So will this be the panacea I’m looking for? Time will tell. I started eating a LCHF lifestyle in around May this year, and was doing well (I lost 1 stone) until someone kindly brought me a Victoria sponge and rather than just not have any and appear rude, I ate some of it, then PMT reared its ugly head and I started eating lots of sugar again. Turns out habots do die hard. Result was a couple of pounds of weight back on, but more importantly (or should I say worse), I started to feel like shit. Physically my joints ached, I was getting headaches and I rarely get them, my skin was itchy, I wasn’t sleeping well and mentally I’d been feeling pretty ‘meh’. I started worrying about stuff that had stopped bothering me, and started over thinking everything. So last week I had a word with myself (for the umpteen billionth time) and started eating LCHF again. A week in, I’ve lost those re-gained pounds again and so far I’ve lost 1st. 4lbs in total since I got back from Lanza. I’ve been sleeping like the dead (though still feel a bit tired generally), my knees have stopped hurting, my mood is MUCH better and I just feel in a much more positive mindset. Tomorrow I’m off to run the Bacchus Half Marathon with my sister, and fully intended on having wine on the way round (yep, a race with wine. Result!). So that’s not ‘on plan’ but it doesn’t mean the whole thing is kiboshed either. I’ll enjoy the event I signed up for and get back to it on Monday. No biggie.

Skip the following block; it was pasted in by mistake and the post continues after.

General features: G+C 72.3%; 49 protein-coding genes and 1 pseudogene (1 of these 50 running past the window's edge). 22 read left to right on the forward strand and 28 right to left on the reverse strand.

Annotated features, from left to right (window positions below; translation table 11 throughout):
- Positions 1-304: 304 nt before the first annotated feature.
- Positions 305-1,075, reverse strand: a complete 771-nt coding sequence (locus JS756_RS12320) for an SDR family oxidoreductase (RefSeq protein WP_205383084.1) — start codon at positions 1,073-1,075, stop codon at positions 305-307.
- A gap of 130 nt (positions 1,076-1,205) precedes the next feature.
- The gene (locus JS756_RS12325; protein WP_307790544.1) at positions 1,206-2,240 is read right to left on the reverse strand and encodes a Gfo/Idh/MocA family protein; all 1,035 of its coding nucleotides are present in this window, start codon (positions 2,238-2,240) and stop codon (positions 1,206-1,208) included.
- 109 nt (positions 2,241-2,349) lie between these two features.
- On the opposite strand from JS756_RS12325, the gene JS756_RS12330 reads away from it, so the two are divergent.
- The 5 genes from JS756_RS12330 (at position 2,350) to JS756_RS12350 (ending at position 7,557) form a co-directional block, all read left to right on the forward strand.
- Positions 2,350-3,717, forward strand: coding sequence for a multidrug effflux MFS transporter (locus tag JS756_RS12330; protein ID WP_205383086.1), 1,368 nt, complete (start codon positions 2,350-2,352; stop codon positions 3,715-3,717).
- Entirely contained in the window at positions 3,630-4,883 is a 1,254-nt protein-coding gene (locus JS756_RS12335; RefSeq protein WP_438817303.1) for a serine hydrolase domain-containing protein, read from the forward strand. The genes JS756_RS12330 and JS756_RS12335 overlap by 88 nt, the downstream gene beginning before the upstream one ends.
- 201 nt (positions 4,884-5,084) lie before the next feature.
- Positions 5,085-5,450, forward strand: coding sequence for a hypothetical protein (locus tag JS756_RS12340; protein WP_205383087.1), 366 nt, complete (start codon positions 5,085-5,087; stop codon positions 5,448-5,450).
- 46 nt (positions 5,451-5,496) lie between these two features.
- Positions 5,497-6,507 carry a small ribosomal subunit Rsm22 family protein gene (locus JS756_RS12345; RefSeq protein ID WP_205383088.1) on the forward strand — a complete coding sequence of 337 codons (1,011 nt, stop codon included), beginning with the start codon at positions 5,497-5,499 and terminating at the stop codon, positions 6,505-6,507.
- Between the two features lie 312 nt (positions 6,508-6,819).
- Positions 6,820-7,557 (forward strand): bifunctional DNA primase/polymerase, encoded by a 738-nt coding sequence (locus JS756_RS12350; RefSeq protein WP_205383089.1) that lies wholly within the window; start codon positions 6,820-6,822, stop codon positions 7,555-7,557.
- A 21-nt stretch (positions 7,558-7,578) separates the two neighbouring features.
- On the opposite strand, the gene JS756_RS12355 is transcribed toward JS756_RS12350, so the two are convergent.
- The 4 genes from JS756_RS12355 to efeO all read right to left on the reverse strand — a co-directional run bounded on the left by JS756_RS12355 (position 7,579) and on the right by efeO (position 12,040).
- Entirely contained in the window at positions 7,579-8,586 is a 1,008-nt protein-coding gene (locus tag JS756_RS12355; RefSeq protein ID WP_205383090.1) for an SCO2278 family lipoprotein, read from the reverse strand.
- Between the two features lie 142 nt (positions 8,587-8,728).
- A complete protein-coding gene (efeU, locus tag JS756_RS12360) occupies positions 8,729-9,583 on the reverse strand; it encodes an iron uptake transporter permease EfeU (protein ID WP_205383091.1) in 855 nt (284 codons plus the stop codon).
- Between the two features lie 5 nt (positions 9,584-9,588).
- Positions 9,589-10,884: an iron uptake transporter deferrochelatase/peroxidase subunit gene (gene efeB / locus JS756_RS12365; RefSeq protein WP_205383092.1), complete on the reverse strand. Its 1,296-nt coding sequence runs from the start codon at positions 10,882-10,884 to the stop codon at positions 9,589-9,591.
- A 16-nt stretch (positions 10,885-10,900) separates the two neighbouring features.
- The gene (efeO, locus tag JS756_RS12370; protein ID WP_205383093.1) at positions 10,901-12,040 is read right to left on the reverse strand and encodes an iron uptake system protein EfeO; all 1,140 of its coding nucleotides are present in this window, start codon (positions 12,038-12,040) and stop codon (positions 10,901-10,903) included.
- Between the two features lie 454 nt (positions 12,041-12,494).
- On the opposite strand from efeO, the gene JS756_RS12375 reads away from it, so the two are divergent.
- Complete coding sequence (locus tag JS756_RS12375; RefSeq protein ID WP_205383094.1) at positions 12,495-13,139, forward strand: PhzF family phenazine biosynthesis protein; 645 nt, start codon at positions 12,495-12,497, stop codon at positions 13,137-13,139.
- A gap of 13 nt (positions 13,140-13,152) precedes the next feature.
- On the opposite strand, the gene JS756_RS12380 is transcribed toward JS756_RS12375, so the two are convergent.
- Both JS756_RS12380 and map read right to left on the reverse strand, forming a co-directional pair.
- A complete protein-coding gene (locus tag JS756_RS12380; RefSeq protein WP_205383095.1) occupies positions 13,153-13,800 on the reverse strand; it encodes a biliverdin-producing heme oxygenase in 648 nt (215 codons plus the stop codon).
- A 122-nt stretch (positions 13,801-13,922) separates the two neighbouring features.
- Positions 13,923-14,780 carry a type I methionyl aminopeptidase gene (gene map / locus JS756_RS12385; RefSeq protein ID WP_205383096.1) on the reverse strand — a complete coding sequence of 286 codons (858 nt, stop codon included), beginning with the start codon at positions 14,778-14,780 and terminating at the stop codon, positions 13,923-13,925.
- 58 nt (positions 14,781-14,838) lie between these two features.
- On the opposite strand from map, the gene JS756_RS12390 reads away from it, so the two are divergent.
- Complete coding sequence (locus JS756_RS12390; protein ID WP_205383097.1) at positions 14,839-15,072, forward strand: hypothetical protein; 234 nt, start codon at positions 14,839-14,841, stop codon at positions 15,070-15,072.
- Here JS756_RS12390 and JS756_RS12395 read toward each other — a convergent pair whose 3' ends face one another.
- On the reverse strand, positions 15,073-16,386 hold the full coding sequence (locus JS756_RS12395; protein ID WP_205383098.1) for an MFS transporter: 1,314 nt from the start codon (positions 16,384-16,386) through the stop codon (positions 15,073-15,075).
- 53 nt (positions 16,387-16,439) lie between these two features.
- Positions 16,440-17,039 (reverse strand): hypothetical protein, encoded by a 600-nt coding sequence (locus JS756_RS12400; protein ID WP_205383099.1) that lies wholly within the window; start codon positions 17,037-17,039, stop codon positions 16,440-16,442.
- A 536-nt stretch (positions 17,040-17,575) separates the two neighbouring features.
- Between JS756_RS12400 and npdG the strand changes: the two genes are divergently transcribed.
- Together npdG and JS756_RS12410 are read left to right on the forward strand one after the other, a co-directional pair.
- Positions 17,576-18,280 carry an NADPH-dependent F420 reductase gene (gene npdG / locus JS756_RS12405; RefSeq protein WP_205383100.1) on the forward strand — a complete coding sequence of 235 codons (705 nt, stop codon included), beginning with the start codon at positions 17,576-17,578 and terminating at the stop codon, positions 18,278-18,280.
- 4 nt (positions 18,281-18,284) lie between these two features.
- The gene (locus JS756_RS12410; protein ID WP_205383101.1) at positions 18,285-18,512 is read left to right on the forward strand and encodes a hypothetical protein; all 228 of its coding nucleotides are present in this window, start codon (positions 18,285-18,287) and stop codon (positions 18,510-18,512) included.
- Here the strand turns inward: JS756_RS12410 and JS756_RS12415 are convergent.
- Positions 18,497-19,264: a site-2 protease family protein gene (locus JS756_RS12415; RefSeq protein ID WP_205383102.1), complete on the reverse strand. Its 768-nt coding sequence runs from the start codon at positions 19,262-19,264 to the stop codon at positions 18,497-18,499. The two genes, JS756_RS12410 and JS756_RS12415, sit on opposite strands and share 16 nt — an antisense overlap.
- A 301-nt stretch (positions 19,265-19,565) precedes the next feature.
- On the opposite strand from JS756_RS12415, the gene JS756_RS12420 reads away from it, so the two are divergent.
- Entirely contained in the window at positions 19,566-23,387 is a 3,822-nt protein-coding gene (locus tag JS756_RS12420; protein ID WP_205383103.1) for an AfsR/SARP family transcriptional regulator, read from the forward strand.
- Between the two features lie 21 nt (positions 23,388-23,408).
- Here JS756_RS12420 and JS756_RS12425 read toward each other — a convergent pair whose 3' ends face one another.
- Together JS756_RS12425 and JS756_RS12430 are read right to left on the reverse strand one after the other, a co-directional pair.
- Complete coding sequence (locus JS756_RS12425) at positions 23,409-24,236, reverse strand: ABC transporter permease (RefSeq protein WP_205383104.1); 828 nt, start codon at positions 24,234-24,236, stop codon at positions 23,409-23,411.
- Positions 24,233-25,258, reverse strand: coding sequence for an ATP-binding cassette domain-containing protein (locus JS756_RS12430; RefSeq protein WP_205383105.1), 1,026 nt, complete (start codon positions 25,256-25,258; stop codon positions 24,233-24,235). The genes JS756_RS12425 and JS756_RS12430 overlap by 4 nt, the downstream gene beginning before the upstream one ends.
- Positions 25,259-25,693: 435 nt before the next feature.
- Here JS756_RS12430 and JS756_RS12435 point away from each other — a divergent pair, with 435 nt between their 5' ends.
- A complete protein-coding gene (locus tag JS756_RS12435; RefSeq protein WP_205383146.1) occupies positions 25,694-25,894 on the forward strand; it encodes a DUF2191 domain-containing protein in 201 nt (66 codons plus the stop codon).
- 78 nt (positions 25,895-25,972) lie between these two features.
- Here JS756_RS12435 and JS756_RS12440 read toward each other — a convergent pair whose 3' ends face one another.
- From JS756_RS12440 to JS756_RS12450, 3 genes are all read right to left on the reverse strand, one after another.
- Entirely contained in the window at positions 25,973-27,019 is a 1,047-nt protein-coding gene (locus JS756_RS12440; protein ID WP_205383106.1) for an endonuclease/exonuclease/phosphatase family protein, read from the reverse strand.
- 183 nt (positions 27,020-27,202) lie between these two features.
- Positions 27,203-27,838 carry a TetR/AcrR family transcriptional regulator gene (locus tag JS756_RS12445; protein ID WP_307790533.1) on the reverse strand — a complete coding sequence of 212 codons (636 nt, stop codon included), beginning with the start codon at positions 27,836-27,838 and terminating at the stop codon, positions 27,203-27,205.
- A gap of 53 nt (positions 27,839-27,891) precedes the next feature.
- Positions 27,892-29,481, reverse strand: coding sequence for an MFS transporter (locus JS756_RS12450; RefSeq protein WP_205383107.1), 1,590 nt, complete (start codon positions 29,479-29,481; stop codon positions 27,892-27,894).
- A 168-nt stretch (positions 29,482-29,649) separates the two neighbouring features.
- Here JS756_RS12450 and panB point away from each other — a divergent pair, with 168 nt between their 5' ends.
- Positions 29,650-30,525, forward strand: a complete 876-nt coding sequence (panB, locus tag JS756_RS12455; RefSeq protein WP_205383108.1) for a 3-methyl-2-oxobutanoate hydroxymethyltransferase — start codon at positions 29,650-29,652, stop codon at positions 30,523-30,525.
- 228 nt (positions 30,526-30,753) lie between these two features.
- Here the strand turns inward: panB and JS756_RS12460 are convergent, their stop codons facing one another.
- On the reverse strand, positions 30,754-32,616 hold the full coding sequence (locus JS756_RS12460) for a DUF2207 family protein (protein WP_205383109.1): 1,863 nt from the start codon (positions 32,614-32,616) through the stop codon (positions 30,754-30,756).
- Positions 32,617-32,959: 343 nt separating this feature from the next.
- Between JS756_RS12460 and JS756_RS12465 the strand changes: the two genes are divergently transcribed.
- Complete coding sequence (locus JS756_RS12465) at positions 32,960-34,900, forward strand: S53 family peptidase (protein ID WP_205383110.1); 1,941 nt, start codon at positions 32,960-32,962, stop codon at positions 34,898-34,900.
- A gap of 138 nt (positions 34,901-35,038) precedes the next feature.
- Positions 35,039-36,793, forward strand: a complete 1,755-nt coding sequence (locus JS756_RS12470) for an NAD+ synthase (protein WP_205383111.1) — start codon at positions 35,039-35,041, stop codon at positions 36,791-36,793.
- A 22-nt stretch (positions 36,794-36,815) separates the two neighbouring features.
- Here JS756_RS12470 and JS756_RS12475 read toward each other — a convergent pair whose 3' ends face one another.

I know some folk will read this and think ‘FAD DIET ALERT’ and that’s fine – I’m not telling anyone else what to do or saying it’s what will work for everyone. I don’t even know if long-term it will work for me, but i’m willing to give it a go. I’ll report how it goes on here, as much as a record for myself than anything else.
Have a great weekend folks!
2 thoughts on “Changing strategy (Part 2)”
Tots agree Pea – LCHF is working for me and at the end of the day I’m the one who makes the decisions about what goes in my mouth – actually find it less stressful eating LCHF – no afternoon carb crazies, not hungry between meals. I know what works for me – fair bit of meal prep but I don’t find that an issue – consider it a mini investment in moi!
Well done, Lee. One step at a time. I find the most vulnerable time is when I’ve fallen off the wagon, as it’s so tempting to throw the towel in. You got back on and are moving in the right direction bit by bit, and that’s the way to do it xx